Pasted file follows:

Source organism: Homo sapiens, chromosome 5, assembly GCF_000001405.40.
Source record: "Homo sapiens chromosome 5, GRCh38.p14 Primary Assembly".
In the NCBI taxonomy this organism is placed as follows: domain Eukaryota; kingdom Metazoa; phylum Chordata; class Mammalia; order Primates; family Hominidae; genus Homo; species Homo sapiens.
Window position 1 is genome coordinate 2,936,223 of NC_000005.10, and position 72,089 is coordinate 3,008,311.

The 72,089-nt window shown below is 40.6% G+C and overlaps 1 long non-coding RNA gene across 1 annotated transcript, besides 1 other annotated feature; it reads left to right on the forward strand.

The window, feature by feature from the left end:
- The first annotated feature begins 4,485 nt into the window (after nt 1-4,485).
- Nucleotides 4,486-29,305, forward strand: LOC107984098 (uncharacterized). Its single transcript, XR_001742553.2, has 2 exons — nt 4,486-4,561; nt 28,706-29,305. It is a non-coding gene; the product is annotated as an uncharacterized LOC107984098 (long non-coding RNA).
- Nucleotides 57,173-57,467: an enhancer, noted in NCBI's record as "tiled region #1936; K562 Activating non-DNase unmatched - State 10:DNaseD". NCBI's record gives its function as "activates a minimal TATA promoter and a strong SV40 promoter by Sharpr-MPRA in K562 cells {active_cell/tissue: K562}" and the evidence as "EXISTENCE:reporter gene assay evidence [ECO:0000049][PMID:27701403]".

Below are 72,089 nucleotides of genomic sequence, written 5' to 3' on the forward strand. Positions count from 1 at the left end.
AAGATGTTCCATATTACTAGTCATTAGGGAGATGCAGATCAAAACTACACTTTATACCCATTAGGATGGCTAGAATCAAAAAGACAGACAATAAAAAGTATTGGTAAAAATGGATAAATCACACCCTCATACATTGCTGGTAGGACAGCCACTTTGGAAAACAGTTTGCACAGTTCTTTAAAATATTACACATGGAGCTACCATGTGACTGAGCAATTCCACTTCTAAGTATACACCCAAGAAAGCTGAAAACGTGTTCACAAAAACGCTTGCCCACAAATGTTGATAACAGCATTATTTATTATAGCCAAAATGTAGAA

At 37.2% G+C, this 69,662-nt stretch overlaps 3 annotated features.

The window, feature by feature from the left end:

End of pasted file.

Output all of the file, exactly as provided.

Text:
Source organism: Homo sapiens, chromosome 5, assembly GCF_000001405.40.
Source record: "Homo sapiens chromosome 5, GRCh38.p14 Primary Assembly".
In the NCBI taxonomy this organism is placed as follows: domain Eukaryota; kingdom Metazoa; phylum Chordata; class Mammalia; order Primates; family Hominidae; genus Homo; species Homo sapiens.
Window position 1 is genome coordinate 2,936,223 of NC_000005.10, and position 72,089 is coordinate 3,008,311.

The 72,089-nt window shown below is 40.6% G+C and overlaps 1 long non-coding RNA gene across 1 annotated transcript, besides 1 other annotated feature; it reads left to right on the forward strand.

The window, feature by feature from the left end:
- The first annotated feature begins 4,485 nt into the window (after nt 1-4,485).
- Nucleotides 4,486-29,305, forward strand: LOC107984098 (uncharacterized). Its single transcript, XR_001742553.2, has 2 exons — nt 4,486-4,561; nt 28,706-29,305. It is a non-coding gene; the product is annotated as an uncharacterized LOC107984098 (long non-coding RNA).
- Nucleotides 57,173-57,467: an enhancer, noted in NCBI's record as "tiled region #1936; K562 Activating non-DNase unmatched - State 10:DNaseD". NCBI's record gives its function as "activates a minimal TATA promoter and a strong SV40 promoter by Sharpr-MPRA in K562 cells {active_cell/tissue: K562}" and the evidence as "EXISTENCE:reporter gene assay evidence [ECO:0000049][PMID:27701403]".

Below are 72,089 nucleotides of genomic sequence, written 5' to 3' on the forward strand. Positions count from 1 at the left end.
AAGATGTTCCATATTACTAGTCATTAGGGAGATGCAGATCAAAACTACACTTTATACCCATTAGGATGGCTAGAATCAAAAAGACAGACAATAAAAAGTATTGGTAAAAATGGATAAATCACACCCTCATACATTGCTGGTAGGACAGCCACTTTGGAAAACAGTTTGCACAGTTCTTTAAAATATTACACATGGAGCTACCATGTGACTGAGCAATTCCACTTCTAAGTATACACCCAAGAAAGCTGAAAACGTGTTCACAAAAACGCTTGCCCACAAATGTTGATAACAGCATTATTTATTATAGCCAAAATGTAGAA

At 37.2% G+C, this 69,662-nt stretch overlaps 3 annotated features.

The window, feature by feature from the left end: